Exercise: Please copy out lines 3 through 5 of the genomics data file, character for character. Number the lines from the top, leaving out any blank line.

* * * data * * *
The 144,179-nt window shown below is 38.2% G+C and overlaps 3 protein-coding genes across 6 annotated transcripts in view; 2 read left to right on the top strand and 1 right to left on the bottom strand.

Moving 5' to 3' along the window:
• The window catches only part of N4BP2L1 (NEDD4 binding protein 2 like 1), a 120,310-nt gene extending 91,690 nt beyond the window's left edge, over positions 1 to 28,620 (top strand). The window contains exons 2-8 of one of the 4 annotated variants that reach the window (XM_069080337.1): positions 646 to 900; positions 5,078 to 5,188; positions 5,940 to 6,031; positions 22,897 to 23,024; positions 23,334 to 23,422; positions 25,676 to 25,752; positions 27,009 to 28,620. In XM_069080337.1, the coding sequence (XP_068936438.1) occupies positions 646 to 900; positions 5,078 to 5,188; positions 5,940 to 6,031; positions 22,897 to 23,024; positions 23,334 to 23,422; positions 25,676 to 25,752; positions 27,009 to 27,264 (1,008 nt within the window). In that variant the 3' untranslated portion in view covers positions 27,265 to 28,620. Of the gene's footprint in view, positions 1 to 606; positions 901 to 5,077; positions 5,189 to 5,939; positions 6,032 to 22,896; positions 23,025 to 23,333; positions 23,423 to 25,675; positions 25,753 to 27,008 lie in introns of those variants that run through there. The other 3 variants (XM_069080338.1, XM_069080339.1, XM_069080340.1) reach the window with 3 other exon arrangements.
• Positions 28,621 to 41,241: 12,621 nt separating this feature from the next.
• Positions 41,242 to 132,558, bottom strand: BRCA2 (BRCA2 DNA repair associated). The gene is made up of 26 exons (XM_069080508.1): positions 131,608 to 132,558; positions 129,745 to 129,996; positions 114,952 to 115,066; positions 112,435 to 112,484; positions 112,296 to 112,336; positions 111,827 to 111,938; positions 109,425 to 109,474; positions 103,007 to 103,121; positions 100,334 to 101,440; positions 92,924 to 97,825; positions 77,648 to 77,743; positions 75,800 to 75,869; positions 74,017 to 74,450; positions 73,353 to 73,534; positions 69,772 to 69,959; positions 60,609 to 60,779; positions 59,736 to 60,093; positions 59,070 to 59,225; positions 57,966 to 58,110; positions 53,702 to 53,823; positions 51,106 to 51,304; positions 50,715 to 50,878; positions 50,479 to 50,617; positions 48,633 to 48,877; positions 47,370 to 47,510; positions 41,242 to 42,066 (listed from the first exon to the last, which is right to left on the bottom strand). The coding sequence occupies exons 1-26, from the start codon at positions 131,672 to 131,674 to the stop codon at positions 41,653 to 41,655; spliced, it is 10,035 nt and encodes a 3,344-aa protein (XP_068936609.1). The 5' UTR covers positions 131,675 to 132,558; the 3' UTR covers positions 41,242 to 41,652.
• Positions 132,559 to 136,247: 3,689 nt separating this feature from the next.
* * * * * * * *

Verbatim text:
• The window catches only part of N4BP2L1 (NEDD4 binding protein 2 like 1), a 120,310-nt gene extending 91,690 nt beyond the window's left edge, over positions 1 to 28,620 (top strand). The window contains exons 2-8 of one of the 4 annotated variants that reach the window (XM_069080337.1): positions 646 to 900; positions 5,078 to 5,188; positions 5,940 to 6,031; positions 22,897 to 23,024; positions 23,334 to 23,422; positions 25,676 to 25,752; positions 27,009 to 28,620. In XM_069080337.1, the coding sequence (XP_068936438.1) occupies positions 646 to 900; positions 5,078 to 5,188; positions 5,940 to 6,031; positions 22,897 to 23,024; positions 23,334 to 23,422; positions 25,676 to 25,752; positions 27,009 to 27,264 (1,008 nt within the window). In that variant the 3' untranslated portion in view covers positions 27,265 to 28,620. Of the gene's footprint in view, positions 1 to 606; positions 901 to 5,077; positions 5,189 to 5,939; positions 6,032 to 22,896; positions 23,025 to 23,333; positions 23,423 to 25,675; positions 25,753 to 27,008 lie in introns of those variants that run through there. The other 3 variants (XM_069080338.1, XM_069080339.1, XM_069080340.1) reach the window with 3 other exon arrangements.
• Positions 28,621 to 41,241: 12,621 nt separating this feature from the next.
• Positions 41,242 to 132,558, bottom strand: BRCA2 (BRCA2 DNA repair associated). The gene is made up of 26 exons (XM_069080508.1): positions 131,608 to 132,558; positions 129,745 to 129,996; positions 114,952 to 115,066; positions 112,435 to 112,484; positions 112,296 to 112,336; positions 111,827 to 111,938; positions 109,425 to 109,474; positions 103,007 to 103,121; positions 100,334 to 101,440; positions 92,924 to 97,825; positions 77,648 to 77,743; positions 75,800 to 75,869; positions 74,017 to 74,450; positions 73,353 to 73,534; positions 69,772 to 69,959; positions 60,609 to 60,779; positions 59,736 to 60,093; positions 59,070 to 59,225; positions 57,966 to 58,110; positions 53,702 to 53,823; positions 51,106 to 51,304; positions 50,715 to 50,878; positions 50,479 to 50,617; positions 48,633 to 48,877; positions 47,370 to 47,510; positions 41,242 to 42,066 (listed from the first exon to the last, which is right to left on the bottom strand). The coding sequence occupies exons 1-26, from the start codon at positions 131,672 to 131,674 to the stop codon at positions 41,653 to 41,655; spliced, it is 10,035 nt and encodes a 3,344-aa protein (XP_068936609.1). The 5' UTR covers positions 131,675 to 132,558; the 3' UTR covers positions 41,242 to 41,652.